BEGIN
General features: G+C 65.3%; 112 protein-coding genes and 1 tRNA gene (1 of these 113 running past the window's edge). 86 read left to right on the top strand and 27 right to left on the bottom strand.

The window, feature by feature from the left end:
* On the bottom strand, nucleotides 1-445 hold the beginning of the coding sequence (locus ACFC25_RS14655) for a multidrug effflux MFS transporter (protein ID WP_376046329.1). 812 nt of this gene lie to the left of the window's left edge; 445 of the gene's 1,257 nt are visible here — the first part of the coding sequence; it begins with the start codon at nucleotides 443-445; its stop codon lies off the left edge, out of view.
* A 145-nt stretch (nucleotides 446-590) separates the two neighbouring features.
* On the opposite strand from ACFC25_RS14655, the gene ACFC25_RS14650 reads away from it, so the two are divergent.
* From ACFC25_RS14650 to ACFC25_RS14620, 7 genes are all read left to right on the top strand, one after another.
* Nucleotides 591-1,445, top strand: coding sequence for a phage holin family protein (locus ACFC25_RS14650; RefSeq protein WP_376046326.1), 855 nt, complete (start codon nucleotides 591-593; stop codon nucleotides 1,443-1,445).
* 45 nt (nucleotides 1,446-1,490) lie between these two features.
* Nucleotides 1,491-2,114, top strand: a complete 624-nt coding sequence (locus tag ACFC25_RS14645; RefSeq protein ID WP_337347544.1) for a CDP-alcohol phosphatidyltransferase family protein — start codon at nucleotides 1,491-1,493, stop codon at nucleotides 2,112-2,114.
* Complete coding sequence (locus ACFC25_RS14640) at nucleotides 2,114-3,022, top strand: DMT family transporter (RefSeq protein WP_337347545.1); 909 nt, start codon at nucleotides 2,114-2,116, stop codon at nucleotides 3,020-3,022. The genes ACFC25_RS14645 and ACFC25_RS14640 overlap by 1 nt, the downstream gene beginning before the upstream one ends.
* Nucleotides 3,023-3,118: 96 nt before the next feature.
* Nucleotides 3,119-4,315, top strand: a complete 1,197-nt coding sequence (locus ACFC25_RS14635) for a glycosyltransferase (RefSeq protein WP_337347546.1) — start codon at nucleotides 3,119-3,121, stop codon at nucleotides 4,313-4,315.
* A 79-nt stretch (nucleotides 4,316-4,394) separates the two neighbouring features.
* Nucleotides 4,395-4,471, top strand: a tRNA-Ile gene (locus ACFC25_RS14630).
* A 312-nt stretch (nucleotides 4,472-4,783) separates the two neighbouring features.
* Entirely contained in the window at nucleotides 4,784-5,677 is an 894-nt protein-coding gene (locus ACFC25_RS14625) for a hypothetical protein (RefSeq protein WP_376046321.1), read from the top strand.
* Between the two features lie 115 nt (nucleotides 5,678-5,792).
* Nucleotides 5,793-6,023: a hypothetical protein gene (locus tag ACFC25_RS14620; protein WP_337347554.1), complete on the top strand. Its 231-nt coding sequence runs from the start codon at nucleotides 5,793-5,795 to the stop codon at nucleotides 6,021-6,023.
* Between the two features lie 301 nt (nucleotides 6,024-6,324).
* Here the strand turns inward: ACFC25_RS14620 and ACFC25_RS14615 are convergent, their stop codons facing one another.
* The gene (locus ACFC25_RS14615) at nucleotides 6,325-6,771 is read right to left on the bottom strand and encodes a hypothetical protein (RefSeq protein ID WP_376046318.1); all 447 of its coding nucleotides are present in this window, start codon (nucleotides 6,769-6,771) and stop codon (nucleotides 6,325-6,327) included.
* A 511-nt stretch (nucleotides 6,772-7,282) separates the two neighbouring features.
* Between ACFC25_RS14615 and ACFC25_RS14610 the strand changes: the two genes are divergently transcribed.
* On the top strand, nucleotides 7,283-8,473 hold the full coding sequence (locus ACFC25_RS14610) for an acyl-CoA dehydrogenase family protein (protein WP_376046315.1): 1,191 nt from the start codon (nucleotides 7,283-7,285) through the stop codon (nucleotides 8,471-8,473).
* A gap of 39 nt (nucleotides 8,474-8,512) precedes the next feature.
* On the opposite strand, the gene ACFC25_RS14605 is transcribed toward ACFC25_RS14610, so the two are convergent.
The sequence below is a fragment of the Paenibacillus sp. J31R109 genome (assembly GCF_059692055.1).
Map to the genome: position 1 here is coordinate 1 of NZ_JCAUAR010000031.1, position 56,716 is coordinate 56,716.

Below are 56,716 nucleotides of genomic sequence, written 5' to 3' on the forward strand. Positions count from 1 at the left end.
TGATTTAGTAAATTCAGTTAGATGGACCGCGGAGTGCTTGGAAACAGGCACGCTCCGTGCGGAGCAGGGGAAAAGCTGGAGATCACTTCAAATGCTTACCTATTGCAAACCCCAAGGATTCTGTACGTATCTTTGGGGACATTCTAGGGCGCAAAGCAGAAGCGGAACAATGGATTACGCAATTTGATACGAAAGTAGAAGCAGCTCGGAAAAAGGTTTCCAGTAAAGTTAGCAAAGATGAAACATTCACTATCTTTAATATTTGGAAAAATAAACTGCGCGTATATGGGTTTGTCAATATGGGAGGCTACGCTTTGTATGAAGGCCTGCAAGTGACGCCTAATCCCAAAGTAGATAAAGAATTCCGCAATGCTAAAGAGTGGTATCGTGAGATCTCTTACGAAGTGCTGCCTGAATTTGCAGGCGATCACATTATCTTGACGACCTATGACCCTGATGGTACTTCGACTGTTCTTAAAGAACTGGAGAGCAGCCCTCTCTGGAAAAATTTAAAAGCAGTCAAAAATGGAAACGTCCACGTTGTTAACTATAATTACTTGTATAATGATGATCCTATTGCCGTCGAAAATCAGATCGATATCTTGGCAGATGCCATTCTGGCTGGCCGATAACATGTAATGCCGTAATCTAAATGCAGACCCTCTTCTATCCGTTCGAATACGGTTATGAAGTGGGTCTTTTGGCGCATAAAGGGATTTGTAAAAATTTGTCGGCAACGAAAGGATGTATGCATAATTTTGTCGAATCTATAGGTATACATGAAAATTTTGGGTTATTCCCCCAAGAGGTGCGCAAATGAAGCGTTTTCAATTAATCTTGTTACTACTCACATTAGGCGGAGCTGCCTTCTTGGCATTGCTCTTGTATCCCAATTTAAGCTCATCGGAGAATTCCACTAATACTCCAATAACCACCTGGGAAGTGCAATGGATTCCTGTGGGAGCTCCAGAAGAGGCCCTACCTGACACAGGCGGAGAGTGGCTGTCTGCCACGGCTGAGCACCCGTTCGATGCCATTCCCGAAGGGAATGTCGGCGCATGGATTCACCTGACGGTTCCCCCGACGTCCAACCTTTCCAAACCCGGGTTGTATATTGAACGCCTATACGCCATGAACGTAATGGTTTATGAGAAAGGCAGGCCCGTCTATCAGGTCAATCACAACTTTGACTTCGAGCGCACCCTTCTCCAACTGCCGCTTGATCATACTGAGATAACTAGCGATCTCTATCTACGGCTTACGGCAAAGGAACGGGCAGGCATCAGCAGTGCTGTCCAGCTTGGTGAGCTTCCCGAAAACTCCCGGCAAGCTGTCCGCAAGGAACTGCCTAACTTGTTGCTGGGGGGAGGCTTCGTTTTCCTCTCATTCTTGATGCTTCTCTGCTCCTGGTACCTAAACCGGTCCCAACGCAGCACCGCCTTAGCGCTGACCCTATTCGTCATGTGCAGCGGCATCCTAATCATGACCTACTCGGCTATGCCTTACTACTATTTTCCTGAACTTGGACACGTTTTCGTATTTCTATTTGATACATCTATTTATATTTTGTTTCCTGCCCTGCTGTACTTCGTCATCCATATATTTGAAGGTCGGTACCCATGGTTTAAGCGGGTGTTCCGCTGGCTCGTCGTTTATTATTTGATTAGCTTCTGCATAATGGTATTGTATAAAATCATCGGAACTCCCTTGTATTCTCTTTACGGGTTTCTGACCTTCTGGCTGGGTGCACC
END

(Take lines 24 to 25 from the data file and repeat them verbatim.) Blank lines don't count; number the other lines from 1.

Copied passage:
* On the top strand, nucleotides 7,283-8,473 hold the full coding sequence (locus ACFC25_RS14610) for an acyl-CoA dehydrogenase family protein (protein WP_376046315.1): 1,191 nt from the start codon (nucleotides 7,283-7,285) through the stop codon (nucleotides 8,471-8,473).
* A gap of 39 nt (nucleotides 8,474-8,512) precedes the next feature.